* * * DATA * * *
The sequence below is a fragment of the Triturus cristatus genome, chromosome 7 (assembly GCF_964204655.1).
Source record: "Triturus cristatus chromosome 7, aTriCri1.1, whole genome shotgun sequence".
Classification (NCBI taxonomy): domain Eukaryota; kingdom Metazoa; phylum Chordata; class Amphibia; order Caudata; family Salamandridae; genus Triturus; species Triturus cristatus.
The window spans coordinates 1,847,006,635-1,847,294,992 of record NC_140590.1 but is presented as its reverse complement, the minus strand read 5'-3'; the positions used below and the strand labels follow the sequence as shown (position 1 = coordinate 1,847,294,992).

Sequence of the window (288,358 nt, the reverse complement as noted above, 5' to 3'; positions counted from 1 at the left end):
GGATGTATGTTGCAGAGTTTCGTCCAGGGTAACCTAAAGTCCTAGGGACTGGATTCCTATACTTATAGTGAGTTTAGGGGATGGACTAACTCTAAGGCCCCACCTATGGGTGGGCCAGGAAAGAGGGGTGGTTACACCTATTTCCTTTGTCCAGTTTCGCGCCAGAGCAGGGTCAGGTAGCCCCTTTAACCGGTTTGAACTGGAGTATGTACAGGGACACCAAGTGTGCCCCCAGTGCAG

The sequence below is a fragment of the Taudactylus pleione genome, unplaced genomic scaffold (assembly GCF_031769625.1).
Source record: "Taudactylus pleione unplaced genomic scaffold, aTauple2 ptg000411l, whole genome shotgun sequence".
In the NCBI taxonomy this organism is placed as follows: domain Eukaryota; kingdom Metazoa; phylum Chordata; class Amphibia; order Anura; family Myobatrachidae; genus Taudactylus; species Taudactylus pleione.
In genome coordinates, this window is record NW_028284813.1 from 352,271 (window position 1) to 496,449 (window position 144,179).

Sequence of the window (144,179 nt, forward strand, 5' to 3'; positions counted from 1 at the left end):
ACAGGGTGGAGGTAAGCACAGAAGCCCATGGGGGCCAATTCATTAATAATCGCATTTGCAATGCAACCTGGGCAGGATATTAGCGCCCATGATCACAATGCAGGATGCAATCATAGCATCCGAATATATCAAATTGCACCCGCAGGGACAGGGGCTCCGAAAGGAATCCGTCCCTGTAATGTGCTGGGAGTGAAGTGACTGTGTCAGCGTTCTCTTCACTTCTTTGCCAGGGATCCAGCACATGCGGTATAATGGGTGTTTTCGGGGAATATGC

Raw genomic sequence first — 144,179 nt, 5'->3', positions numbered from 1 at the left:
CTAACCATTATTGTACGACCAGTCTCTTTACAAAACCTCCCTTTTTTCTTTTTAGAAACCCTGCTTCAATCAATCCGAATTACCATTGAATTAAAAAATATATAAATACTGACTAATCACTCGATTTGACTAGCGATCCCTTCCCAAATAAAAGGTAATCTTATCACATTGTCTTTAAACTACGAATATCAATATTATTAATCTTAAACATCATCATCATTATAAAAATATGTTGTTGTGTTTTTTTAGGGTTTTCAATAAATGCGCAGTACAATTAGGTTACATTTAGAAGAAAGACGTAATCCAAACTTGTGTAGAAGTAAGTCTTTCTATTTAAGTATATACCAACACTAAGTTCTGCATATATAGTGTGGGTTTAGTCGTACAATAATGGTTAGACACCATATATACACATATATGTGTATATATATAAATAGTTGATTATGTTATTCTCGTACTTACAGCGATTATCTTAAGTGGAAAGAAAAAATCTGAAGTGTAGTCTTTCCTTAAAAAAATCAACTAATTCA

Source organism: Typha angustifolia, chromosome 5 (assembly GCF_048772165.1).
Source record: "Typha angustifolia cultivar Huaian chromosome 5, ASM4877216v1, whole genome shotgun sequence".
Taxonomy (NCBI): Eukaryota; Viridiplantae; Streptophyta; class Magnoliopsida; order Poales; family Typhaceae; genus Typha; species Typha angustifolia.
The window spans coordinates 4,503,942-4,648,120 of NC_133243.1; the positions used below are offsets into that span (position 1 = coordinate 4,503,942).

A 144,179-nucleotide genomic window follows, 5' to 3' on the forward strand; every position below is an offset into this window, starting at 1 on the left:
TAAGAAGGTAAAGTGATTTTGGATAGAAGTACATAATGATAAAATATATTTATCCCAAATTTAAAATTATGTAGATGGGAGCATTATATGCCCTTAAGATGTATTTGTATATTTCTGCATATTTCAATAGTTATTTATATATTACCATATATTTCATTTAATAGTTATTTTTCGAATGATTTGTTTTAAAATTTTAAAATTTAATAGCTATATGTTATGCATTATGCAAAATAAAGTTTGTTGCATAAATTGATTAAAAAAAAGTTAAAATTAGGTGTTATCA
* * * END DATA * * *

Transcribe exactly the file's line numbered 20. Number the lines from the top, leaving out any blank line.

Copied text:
TAAGAAGGTAAAGTGATTTTGGATAGAAGTACATAATGATAAAATATATTTATCCCAAATTTAAAATTATGTAGATGGGAGCATTATATGCCCTTAAGATGTATTTGTATATTTCTGCATATTTCAATAGTTATTTATATATTACCATATATTTCATTTAATAGTTATTTTTCGAATGATTTGTTTTAAAATTTTAAAATTTAATAGCTATATGTTATGCATTATGCAAAATAAAGTTTGTTGCATAAATTGATTAAAAAAAAGTTAAAATTAGGTGTTATCA